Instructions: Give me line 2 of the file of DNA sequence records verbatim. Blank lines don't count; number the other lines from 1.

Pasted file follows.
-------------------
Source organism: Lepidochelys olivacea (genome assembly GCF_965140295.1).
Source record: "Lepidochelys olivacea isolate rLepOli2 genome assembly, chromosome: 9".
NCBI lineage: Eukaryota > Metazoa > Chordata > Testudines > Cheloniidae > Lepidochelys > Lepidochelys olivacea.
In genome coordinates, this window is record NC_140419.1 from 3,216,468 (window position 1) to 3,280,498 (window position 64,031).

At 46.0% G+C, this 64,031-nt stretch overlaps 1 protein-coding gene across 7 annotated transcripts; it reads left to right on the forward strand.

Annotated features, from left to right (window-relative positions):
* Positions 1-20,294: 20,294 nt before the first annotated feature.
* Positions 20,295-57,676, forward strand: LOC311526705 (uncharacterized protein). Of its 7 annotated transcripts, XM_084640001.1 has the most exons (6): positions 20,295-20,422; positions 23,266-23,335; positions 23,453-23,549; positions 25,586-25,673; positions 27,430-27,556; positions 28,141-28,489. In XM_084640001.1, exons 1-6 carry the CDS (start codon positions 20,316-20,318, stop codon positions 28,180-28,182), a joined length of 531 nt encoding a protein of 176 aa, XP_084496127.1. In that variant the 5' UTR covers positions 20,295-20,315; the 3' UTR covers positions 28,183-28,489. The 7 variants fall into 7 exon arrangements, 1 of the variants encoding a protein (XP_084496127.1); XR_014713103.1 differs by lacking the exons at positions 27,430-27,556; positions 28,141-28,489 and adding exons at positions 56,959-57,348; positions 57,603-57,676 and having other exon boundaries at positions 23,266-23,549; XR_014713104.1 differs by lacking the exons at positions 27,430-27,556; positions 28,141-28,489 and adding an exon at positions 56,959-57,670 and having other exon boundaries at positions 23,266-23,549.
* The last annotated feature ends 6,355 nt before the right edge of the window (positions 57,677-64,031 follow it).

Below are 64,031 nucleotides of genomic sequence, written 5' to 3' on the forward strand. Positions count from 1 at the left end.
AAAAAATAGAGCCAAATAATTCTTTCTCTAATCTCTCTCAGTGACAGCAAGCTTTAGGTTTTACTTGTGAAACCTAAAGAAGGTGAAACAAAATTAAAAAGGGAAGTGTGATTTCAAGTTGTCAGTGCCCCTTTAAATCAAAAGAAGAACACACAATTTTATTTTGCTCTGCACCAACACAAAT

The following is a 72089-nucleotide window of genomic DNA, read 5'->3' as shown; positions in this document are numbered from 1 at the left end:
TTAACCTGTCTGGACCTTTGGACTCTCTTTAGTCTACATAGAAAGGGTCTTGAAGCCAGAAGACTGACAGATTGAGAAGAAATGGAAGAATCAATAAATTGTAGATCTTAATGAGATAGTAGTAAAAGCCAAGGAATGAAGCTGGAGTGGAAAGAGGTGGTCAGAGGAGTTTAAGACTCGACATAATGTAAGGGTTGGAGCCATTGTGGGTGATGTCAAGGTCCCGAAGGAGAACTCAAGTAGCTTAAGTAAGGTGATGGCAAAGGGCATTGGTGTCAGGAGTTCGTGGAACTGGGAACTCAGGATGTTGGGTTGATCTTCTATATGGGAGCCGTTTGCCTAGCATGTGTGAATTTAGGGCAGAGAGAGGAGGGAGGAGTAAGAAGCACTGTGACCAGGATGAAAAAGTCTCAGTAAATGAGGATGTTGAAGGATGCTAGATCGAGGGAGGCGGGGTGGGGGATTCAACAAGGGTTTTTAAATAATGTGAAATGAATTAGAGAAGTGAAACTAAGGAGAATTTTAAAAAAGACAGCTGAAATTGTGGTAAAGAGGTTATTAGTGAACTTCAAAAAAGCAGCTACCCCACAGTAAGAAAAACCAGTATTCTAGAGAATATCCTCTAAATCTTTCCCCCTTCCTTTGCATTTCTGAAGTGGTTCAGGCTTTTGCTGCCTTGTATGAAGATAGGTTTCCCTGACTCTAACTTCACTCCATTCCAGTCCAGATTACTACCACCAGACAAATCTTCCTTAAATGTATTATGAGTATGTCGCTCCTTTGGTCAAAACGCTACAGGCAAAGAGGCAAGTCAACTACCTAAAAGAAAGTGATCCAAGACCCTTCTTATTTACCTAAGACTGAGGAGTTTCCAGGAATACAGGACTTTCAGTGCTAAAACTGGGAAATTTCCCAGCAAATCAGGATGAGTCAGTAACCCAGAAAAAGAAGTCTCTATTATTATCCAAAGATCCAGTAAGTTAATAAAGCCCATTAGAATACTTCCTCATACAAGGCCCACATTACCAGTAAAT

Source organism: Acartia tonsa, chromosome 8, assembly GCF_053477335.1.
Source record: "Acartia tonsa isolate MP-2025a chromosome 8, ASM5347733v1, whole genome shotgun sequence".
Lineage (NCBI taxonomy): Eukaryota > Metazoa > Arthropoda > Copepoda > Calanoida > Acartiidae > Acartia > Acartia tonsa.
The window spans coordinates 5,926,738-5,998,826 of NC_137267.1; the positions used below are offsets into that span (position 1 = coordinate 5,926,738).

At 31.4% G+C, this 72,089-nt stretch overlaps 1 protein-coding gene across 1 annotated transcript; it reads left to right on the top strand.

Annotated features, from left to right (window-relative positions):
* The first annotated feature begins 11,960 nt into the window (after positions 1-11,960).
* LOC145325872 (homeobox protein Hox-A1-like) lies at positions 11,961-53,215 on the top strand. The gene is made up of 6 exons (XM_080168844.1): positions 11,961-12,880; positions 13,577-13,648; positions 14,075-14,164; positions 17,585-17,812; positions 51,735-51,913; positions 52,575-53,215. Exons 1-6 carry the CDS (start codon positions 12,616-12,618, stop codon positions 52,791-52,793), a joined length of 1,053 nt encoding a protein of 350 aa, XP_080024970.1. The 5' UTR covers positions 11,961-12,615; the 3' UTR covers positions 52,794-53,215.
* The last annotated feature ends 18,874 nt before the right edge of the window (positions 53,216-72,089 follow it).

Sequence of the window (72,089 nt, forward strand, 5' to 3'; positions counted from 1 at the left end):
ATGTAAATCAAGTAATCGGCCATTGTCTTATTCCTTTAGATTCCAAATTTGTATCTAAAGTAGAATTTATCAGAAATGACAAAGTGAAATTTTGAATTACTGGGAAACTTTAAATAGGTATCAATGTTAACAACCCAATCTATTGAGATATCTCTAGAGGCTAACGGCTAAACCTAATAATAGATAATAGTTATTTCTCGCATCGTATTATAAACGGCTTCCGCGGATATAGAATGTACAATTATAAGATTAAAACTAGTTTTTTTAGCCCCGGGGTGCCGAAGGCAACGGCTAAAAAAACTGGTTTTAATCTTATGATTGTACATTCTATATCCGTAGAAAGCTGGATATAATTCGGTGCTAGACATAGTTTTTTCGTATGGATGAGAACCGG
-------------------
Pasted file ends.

Source record: "Lepidochelys olivacea isolate rLepOli2 genome assembly, chromosome: 9".